Sharing Justice Information - Bureau Of Justice Assistance

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Sharing Justice Information:A Capability Assessment ToolkitAnthony M. CresswellTheresa A. PardoDonna S. CanestraroSharon S. DawesDubravka JuragaCenter for Technology in GovernmentUniversity at Albany, SUNY187 Wolf RoadAlbany, NY 12205Phone: (518) 442-3892Fax: (518) 442-3886e-mail: info@ctg.albany.eduhttp://www.ctg.albany.eduAugust 2005This material is based upon work supported by the U.S. Department of Justice, Office of Justice Programsunder NIJ award # 2002-LD-BX-0004. Any opinions, findings, conclusions or recommendations expressed inthis material are those of the authors and do not necessarily reflect the views of the Office of JusticePrograms. 2005 Center for Technology in Government, University at Albany-SUNY

Table of ContentsParticipants .4Executive Summary.5Getting Started .7Overview .9Why Assess Information Sharing Capability? .9Understanding Information Sharing Capability.9Critical Success Factors .10Using the Capability Assessment Toolkit .11Cycle of Planning and Capability Assessment Activities.12Collecting and Combining Data for Capability Assessment .13Dimensions of Information-Sharing Capability .14Planning and Organizing A Capability Assessment .17Implementation Guide .19Applying the Capability Assessment Toolkit .19Phase One: Preliminary Planning .19Phase Two: Authorizing the Assessment.19Phase Three: Operational Planning .20Alternative Approach.22What Method Will Be Used to Review and Combine Ratings?.23Phase Four: Conducting the Assessment.27Phase Five: Developing Action Plans .28Conclusion .29Appendices.30Appendix 1. Case Example: Reducing the Number of Parole Violators Not in Custody.31Appendix 2. Memos to Leaders and Participants.36Appendix 3. Capability Assessment Workshop Materials*.38Appendix 4. Glossary .57Appendix 5. Related Links .59Appendix 6. Selected Publications.60Appendix 7. Summary Sheets.61Tables and FiguresTablesTable 1. Five Phases of Work.8Table 2. Dimensions and Descriptions of Information-Sharing Capability .14Table 3. A Sample Assignment of Specific Dimensions to Types of Participants.22FiguresFigure 1. Cycle of Planning and Capability Assessment Activities .7Figure 2. Capability Assessment Process Flowchart.13Figure 3. Collaboration Readiness Dimension Description.15Figure 4. Example of Subdimension Statements .16Figure 5. Example of Subdimension Evidence Statement .17Figure 6. Confidence Level .17Figure 7. Format for Dimension Displays.242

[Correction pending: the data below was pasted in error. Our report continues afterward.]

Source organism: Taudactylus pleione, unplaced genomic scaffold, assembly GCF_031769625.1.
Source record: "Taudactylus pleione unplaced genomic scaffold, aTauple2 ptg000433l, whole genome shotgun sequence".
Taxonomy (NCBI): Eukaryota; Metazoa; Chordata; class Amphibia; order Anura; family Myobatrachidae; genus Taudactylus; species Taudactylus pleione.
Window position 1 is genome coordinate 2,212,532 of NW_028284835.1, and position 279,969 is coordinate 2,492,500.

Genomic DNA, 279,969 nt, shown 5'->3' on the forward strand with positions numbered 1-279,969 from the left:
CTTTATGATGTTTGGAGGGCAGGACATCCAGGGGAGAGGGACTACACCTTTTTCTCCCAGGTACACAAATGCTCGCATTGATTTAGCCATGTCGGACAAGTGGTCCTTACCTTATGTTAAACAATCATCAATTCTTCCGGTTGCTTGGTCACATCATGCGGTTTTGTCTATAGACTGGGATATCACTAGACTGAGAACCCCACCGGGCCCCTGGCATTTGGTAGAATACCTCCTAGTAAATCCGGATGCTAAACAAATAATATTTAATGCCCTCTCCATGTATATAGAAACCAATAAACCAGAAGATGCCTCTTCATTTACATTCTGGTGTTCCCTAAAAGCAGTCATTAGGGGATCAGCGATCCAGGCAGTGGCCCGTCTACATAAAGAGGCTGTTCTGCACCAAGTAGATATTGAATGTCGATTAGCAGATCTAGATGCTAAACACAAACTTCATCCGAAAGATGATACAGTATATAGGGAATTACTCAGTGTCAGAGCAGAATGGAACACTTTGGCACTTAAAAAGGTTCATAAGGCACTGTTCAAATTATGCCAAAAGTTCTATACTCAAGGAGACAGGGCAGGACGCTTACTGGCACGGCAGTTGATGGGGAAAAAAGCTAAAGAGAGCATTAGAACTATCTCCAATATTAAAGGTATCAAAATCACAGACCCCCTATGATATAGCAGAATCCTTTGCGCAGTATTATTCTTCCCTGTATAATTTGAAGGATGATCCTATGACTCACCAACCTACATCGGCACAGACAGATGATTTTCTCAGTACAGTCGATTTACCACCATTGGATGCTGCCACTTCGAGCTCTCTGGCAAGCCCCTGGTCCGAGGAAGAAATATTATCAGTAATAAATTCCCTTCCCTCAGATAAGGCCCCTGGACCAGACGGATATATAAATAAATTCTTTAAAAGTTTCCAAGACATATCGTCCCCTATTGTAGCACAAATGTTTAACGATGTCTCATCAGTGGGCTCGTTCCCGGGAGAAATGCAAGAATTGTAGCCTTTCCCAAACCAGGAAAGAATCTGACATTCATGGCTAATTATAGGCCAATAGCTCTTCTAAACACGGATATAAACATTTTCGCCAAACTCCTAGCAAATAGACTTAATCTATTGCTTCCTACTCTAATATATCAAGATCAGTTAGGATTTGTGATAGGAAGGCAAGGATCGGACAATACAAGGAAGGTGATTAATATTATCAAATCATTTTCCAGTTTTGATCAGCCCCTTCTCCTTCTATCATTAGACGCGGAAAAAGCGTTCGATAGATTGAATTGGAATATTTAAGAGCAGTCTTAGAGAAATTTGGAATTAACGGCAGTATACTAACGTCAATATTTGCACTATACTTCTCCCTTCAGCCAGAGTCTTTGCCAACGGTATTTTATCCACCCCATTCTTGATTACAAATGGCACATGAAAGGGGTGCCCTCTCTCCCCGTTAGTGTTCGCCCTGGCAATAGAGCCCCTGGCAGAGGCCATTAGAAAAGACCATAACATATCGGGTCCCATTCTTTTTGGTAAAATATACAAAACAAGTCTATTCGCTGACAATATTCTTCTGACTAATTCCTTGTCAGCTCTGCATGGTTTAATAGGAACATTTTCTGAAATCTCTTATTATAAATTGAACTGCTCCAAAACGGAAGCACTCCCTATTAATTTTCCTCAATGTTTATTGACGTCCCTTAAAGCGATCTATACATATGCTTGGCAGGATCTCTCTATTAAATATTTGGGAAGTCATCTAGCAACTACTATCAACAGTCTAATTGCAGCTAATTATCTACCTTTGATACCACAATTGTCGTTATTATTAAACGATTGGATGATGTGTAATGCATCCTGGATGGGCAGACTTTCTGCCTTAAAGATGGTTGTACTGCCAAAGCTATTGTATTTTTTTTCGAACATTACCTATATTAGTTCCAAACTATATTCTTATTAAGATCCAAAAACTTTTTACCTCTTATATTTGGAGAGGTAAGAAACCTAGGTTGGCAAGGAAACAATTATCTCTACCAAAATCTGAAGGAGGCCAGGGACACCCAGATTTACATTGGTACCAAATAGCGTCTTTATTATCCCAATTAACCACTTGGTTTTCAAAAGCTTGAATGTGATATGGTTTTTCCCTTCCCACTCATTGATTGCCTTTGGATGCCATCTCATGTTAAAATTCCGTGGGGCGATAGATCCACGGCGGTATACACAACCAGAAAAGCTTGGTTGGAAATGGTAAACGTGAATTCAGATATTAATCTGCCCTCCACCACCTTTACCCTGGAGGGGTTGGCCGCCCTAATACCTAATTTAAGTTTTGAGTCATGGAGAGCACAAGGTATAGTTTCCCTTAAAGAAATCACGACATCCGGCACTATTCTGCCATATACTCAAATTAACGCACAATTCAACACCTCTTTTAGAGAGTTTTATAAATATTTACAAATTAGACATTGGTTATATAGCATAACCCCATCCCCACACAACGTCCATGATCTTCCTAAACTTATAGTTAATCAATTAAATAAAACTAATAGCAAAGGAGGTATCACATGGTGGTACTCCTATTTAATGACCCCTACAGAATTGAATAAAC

Figure 8. Example of Dimension Summary Display.24Figure 9. Alternative Dimension Worksheet for Weighted Ratings .26Figure 10. Spreadsheet for Weighted Ratings.273